Arts & Culture

It's more than fun and games for 'Deal or No Deal' host Howie Mandel

Howie Mandel has been trying to win back his game show, “Deal or No Deal,” for nine years. He has accomplished his mission and is hosting the show on CNBC. (Jeff Daly/CNBC)
Howie Mandel has been trying to win back his game show, “Deal or No Deal,” for nine years. He has accomplished his mission and is hosting the show on CNBC. (Jeff Daly/CNBC)
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BEVERLY HILLS, Calif. — It’s not like he’s jobless, but for nine years Howie Mandel has been dying to return to his nail-biting game show, “Deal or No Deal.”

“I’ve been in this business for 40 years and I do every kind of performance, from live to animation to drama,” he says. “In 2005, when I got asked to do a game show, there was no comics hosting game shows. And I said no to it three times. My wife told me to take the deal, and I took the deal,” he smiles.

“There is no show I’ve ever been part of or no project I’ve ever been part of that has changed my life, that has changed my career, that is more exciting to be part of than ‘Deal or No Deal.’ And ... I’ve been trying to scratch and claw my way back onto this stage.”

Well, all that clawing and scratching worked because Mandel is back hosting “Deal or No Deal,” this time on CNBC.

While most people may know him from his antic judging duties on “America’s Got Talent,” the Canadian-born entertainer began as a stand-up. “I never thought I was funny,” says Mandel, who originally owned a carpet company in Toronto.

“I thought I could be funny to my friends, and I went on stage during amateur night at the Comedy Store while on vacation here.” He did it as a lark (like a lot of things that Mandel did). But a game show producer was in the audience who talked him into hosting a few segments of the series “Make Me Laugh.”

When the show aired a month later, Mandel had gone back to his carpet store and forgotten all about his 15 minutes of fame. He was astounded when the producers phoned and offered him a development deal. He sold his carpet company “to put a rubber glove on my head” (part of his comedy routine) and perfected his stand-up as the opening act for Diana Ross.

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“I got HBO specials, and I did really good as a comic,” he recalls. “And then as luck would have it, I wanted to do (television) because every comic can transition and get a sitcom. So I went to MGM — and for whatever reason — they thought I was right, and they put me on ‘St. Elsewhere.’”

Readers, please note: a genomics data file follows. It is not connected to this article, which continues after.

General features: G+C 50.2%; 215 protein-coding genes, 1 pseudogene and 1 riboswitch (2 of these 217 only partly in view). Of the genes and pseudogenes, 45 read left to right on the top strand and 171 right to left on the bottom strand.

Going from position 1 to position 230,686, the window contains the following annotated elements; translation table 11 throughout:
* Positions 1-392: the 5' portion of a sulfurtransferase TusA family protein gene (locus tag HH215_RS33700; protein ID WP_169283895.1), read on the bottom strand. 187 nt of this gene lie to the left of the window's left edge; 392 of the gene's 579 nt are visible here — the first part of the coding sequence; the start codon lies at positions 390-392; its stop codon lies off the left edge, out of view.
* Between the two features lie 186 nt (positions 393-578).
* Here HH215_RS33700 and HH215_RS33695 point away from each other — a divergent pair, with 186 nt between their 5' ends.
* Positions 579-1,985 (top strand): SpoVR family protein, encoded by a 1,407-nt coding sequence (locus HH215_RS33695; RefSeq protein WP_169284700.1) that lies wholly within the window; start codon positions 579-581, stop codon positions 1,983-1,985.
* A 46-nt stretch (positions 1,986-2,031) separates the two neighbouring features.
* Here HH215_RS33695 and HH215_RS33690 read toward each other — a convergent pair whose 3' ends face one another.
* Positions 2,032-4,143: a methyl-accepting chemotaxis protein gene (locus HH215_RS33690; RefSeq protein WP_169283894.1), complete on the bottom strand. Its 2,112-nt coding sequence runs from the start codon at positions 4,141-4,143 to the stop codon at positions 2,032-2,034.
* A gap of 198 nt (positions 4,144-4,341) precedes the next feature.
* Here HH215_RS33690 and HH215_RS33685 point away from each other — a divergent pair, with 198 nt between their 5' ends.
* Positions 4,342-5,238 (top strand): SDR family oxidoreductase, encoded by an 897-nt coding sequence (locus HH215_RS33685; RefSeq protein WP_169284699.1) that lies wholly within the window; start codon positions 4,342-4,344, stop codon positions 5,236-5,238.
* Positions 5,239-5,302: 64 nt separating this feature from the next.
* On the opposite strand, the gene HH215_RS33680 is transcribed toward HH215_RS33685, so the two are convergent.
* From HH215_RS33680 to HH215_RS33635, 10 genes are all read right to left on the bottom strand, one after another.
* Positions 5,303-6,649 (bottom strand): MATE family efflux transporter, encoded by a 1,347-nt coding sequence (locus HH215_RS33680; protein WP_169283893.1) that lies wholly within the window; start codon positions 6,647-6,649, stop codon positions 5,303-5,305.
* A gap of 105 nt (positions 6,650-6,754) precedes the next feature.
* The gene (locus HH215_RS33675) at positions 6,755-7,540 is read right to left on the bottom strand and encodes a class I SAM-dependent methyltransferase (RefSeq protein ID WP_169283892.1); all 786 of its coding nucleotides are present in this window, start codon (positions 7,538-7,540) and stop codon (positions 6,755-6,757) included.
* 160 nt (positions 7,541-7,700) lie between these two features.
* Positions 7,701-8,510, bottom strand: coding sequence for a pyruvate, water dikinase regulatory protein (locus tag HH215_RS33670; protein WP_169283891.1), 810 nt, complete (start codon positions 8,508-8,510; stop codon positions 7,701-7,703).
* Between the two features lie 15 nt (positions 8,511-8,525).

“St. Elsewhere” was an exemplary medical drama that set the high watermark for ensemble medical shows that were to follow like “ER,” “Grey’s Anatomy,” “New Amsterdam” and “Code Black.” Mandel, 62, never intended to be an actor either, but found himself spouting medical terminology for a coterie of NBC executives one day when he’d really come to try out for the sitcom.

“For six years, I spent time on probably one of the greatest dramatic series in anybody’s lifetime,” says Mandel.

“And at that time, before there was social media, I would get mail every week, saying, ‘I have a bet with my husband that Dr. Fiscus is not the same as that goofball (comic) that puts a rubber glove on his head.’ So those two audiences never melded ... Then I did Saturday morning cartoons, and I was ‘Bobby’s World.’ ... And then as a comic — which I continued to do throughout everything else I was doing — I got offered in 2005 a game show. And I don’t know if you remember, but before 2005, aside from maybe Regis Philbin, who is not really a stand-up comic, nobody was hosting game shows. So I said, ‘No.’ And they said, ‘This is the biggest game in the world.’ I thought these guys were punking me. They showed me it, and there was no game. I said, ‘How do I sustain this for an hour? How do I? I don’t want to do this. I don’t want to just read trivia questions.’ My wife said, ‘You’ll see. It’s good.’ And I listened to her.”

He’s glad he listened to his wife of 38 years but admits he was nervous. “I remember going on stage, and (the producers) allowed me to hire a comedy writer. I was watching tapes of Groucho Marx and Johnny Carson do their shows, and I thought, ‘Oh, this is going to be (simple) if nothing else because all we’re doing is opening cases. This is going to be a great showcase for me.

“I told the people at CNBC this story. I walked out on stage the very first show, and I’ll never forget her. Her name is Karen Van. Karen Van is the very first contestant. She was this young lady. And I said, ‘Karen, tell me about yourself.’ She told me she’s a single mother with three children who has never owned a home. She rents. She has no health insurance. The three boys are sitting in the audience. And that’s when I first realized that this is real. I got so afraid to kind of do comedy and distract her because, when you watch a person who has never been on a stage, she glazed over and it changed even my cadence. My whole force became about making sure that, ‘You, Karen, make the right decision.’

“The first thing that came out is my empathy as a human being, as a father, as a husband. And I just wanted her to just listen to me and make the right decision. I went and taped six shows, and I’ve never been more embarrassed in my life, because it was the first time I didn’t show up with an act. I didn’t show up with lines to recite. I didn’t show up with anything prepared. I just thought, ‘You know, I’m just Howie.’ And some people won money, and some lives were changed.”

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